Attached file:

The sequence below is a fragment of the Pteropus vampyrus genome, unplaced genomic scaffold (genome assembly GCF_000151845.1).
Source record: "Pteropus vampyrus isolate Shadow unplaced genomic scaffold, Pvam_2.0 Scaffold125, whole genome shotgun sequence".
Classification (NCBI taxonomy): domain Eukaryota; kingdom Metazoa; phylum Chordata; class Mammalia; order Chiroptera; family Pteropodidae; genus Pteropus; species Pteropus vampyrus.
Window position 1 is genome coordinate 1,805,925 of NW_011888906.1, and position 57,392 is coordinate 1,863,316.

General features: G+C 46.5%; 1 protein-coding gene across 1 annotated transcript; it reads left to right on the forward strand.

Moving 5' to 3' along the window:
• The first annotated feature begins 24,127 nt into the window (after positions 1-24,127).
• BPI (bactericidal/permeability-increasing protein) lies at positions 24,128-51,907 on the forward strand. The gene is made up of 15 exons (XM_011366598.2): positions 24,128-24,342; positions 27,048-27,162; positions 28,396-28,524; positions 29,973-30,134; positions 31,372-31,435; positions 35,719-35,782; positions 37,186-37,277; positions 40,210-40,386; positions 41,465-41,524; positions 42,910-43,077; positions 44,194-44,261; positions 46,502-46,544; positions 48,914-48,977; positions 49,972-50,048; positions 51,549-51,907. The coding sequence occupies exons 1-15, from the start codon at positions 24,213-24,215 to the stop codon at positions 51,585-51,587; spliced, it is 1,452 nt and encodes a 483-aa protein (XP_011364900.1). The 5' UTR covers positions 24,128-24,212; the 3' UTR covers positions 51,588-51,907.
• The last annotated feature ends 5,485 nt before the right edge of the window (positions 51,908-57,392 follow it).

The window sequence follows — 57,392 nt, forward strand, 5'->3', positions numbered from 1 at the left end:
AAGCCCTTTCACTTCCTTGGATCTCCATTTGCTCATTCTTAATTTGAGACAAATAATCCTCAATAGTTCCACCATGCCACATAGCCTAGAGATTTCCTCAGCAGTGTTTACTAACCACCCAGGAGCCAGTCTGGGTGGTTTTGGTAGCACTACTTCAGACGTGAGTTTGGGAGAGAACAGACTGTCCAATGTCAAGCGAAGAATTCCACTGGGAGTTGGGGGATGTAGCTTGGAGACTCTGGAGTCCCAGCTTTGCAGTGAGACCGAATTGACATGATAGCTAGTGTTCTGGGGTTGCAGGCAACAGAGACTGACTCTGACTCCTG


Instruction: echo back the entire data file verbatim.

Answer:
The sequence below is a fragment of the Pteropus vampyrus genome, unplaced genomic scaffold (genome assembly GCF_000151845.1).
Source record: "Pteropus vampyrus isolate Shadow unplaced genomic scaffold, Pvam_2.0 Scaffold125, whole genome shotgun sequence".
Classification (NCBI taxonomy): domain Eukaryota; kingdom Metazoa; phylum Chordata; class Mammalia; order Chiroptera; family Pteropodidae; genus Pteropus; species Pteropus vampyrus.
Window position 1 is genome coordinate 1,805,925 of NW_011888906.1, and position 57,392 is coordinate 1,863,316.

General features: G+C 46.5%; 1 protein-coding gene across 1 annotated transcript; it reads left to right on the forward strand.

Moving 5' to 3' along the window:
• The first annotated feature begins 24,127 nt into the window (after positions 1-24,127).
• BPI (bactericidal/permeability-increasing protein) lies at positions 24,128-51,907 on the forward strand. The gene is made up of 15 exons (XM_011366598.2): positions 24,128-24,342; positions 27,048-27,162; positions 28,396-28,524; positions 29,973-30,134; positions 31,372-31,435; positions 35,719-35,782; positions 37,186-37,277; positions 40,210-40,386; positions 41,465-41,524; positions 42,910-43,077; positions 44,194-44,261; positions 46,502-46,544; positions 48,914-48,977; positions 49,972-50,048; positions 51,549-51,907. The coding sequence occupies exons 1-15, from the start codon at positions 24,213-24,215 to the stop codon at positions 51,585-51,587; spliced, it is 1,452 nt and encodes a 483-aa protein (XP_011364900.1). The 5' UTR covers positions 24,128-24,212; the 3' UTR covers positions 51,588-51,907.
• The last annotated feature ends 5,485 nt before the right edge of the window (positions 51,908-57,392 follow it).

The window sequence follows — 57,392 nt, forward strand, 5'->3', positions numbered from 1 at the left end:
AAGCCCTTTCACTTCCTTGGATCTCCATTTGCTCATTCTTAATTTGAGACAAATAATCCTCAATAGTTCCACCATGCCACATAGCCTAGAGATTTCCTCAGCAGTGTTTACTAACCACCCAGGAGCCAGTCTGGGTGGTTTTGGTAGCACTACTTCAGACGTGAGTTTGGGAGAGAACAGACTGTCCAATGTCAAGCGAAGAATTCCACTGGGAGTTGGGGGATGTAGCTTGGAGACTCTGGAGTCCCAGCTTTGCAGTGAGACCGAATTGACATGATAGCTAGTGTTCTGGGGTTGCAGGCAACAGAGACTGACTCTGACTCCTG